Friday, 06 May 2005
Crabby intended to thrill you with another take on the Social Security privatization scam, but circumstances forced a shift in priorities this morning to the more personal. A short while ago Crabby Old Lady posted a rant on age discrimination in the workplace. A reader named Anne left this story in response:
“At 42, I am ‘lucky’ in that I can easily pass for 10 to 15 years younger, BUT I have many times been confronted with ageism in sheer reaction to the number of years I have been alive.
“At one particular interview, the mood was light and airy. We were all joking with each other and I had a real feeling of being ‘one of the gang’. The woman interviewing me was 31. I was feeling so comfortable that when the conversation turned to favorite childhood TV shows, I had no qualms about ‘outing’ myself about the decade I grew up in.
“In a spilt-second the mood of the room changed. Clearly the interview was over now that they had figured out that I was (shock, gasp) in my forties.
“But how do you prove something like this? And who do you prove it to? Everything they had loved about me was still there - it's just that it had been there for 10 years longer than they thought...”
As Crabby read and re-read Anne’s story, she was struck with fear and helplessness in the deepest part of her being. It’s not that she hasn’t heard and read such stories before (and she’s got a few herself), but that they are seldom about anyone as young as Anne. If this happened to her at 42, Crabby thought, what chance does she possibly have to find work at 64? And why, she wondered, has she been beating her head against this dead-end wall for nearly a year without a single serious job opportunity?
It is a significant fact of life that you never know from whence influence will appear. Anne’s story, a comment among thousands at this weblog, forced a decision Crabby has tentatively toyed with for two or three months: her work life is over in any meaningful sense and survival dictates that she cut her losses, sell her home in New York City and move to a less expensive part of the country. She began laying out plans for that yesterday.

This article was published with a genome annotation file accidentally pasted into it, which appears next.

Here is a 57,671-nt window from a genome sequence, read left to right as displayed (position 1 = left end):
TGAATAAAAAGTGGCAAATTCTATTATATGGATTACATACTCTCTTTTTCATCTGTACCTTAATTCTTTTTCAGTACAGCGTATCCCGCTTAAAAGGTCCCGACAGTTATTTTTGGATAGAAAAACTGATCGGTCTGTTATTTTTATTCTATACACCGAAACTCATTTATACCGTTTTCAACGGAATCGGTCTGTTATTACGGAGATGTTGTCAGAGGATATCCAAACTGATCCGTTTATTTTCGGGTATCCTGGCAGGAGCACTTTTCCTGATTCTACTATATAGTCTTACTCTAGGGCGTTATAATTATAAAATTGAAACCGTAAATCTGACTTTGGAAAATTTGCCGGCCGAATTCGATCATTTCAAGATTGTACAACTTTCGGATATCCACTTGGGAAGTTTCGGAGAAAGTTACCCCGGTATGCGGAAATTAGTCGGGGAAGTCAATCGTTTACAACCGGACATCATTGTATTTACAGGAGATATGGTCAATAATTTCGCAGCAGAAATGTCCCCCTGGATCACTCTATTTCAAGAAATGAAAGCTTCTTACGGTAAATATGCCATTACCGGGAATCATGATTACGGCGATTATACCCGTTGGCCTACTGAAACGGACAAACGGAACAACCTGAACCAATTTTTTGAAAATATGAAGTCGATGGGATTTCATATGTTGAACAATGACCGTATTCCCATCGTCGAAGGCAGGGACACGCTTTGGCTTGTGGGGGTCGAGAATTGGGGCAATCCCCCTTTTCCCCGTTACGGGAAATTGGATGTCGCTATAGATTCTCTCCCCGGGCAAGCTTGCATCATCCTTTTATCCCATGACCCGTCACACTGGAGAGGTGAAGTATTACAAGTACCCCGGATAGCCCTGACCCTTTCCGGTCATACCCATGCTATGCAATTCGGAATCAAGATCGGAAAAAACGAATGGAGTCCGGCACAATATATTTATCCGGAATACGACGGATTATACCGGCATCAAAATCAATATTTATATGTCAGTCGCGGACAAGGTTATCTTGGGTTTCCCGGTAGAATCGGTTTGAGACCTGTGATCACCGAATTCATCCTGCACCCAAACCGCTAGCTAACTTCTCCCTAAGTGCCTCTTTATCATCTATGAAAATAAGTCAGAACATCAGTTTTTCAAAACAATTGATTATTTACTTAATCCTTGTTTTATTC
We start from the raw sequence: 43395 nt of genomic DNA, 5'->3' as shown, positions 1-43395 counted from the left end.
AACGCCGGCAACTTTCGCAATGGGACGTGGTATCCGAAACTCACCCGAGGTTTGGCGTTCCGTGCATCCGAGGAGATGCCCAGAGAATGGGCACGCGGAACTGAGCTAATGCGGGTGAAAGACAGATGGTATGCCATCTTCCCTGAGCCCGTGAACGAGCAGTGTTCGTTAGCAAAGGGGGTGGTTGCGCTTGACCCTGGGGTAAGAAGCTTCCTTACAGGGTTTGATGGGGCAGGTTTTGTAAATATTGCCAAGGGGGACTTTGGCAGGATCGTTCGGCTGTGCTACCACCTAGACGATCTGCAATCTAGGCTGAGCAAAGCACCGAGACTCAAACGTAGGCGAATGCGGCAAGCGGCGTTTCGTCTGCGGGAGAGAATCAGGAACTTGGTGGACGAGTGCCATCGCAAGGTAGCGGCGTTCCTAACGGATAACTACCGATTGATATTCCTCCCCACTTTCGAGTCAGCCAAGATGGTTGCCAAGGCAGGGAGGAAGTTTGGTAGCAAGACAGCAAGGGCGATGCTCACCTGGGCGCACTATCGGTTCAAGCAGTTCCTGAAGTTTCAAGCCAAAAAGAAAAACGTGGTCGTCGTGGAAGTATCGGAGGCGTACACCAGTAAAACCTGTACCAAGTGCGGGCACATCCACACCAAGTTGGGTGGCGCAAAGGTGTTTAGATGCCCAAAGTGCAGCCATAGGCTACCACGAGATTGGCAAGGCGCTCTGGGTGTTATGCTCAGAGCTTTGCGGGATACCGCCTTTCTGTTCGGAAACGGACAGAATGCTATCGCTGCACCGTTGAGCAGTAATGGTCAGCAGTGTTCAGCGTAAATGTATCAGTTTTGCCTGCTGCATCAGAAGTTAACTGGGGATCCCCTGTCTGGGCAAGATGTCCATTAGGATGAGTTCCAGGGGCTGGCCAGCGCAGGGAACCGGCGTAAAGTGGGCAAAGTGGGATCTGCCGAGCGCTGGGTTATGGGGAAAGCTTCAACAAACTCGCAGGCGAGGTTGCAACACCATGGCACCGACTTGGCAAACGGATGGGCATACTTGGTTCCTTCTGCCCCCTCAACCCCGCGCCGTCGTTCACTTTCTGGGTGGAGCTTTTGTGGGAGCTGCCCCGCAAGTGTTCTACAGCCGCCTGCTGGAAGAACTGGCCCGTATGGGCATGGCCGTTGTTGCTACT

This act goes by the formal name of forced retirement. Crabby hadn’t planned on it, she doesn’t like it and it will dramatically alter her future. She had counted on working until she made the choice to stop, but it has become evident that option has been removed from the table.
Crabby Old Lady is not the first, nor will she be the last, old person unwillingly shoved out of the workforce by the casual, everyday, ordinary and illegal discrimination – never punished – of human resources halfwits who believe age equals feeble-minded.
Is Crabby angry? You betcha. And sad and heartbroken and wretchedly unhappy to leave her home. Because she is generally hardwired that way, she’ll get over it - just not anytime soon. But at least, thanks to the wake-up call from Anne, the decision is made - and there is a kind of relief in that.
It breaks my heart to read this but I wish you only good things as the new plan grows into being... "a kind of relief" if a very very sad one...
Posted by: Sophy Merrick | Friday, 06 May 2005 at 04:00 AM
Unfortunate, this is the narrative laid out for many of us. Too bad we can't simply offer our weblog address as a resume. Then perhaps they'd see what they're missing by overlooking experience and ability.
Posted by: susan | Friday, 06 May 2005 at 04:59 AM
I wish you would come here and we could walk and talk in Fairmount Park!
I am angry, sad, heartbroken and wretchedly unhappy with you about this.
Posted by: Tamar | Friday, 06 May 2005 at 05:05 AM
Hi there! I was just out in Portland, had a wonderful time. I even house hunted. Are you still thinking about moving there?
Posted by: Setya | Friday, 06 May 2005 at 05:10 AM
Sad, sad news, Ronni, and I'm hurting with you today. A recent post about the love you have for your home in NY serves as a backdrop for me to this news. I am so sorry for your loss. When you can - as the difficulty of this decision "lets go" a bit, I would like to hear about the places you're considering as you look to the future. For today, however, I am remembering you.
Posted by: Mary | Friday, 06 May 2005 at 05:20 AM
How heartbreaking it is to hear of your well-reasoned decision to retire and leave your beloved New York. I can only try to imagine your angst. As one who has endured two "forced relocations" and one who now feel that she knows you, you are absolutely correct: You will endure. And, you'll find your own happiness. For now, we your readers, weep with you. Love, Hugs, and Hope are sent your way from Kansas.
Posted by: Cop Car | Friday, 06 May 2005 at 05:28 AM
It is right to be angry.
Companies are stupid not to see value.
write a book. There are a dozen of them in you.
Posted by: Blogin Idiot | Friday, 06 May 2005 at 05:34 AM
I am so sorry - these things are not fair. But I hope that, now that the decision is made, you get as much good from the path you have chosen as you can. I'm just sorry the one you wanted was not an option in the end. :/
Posted by: Laura | Friday, 06 May 2005 at 07:11 AM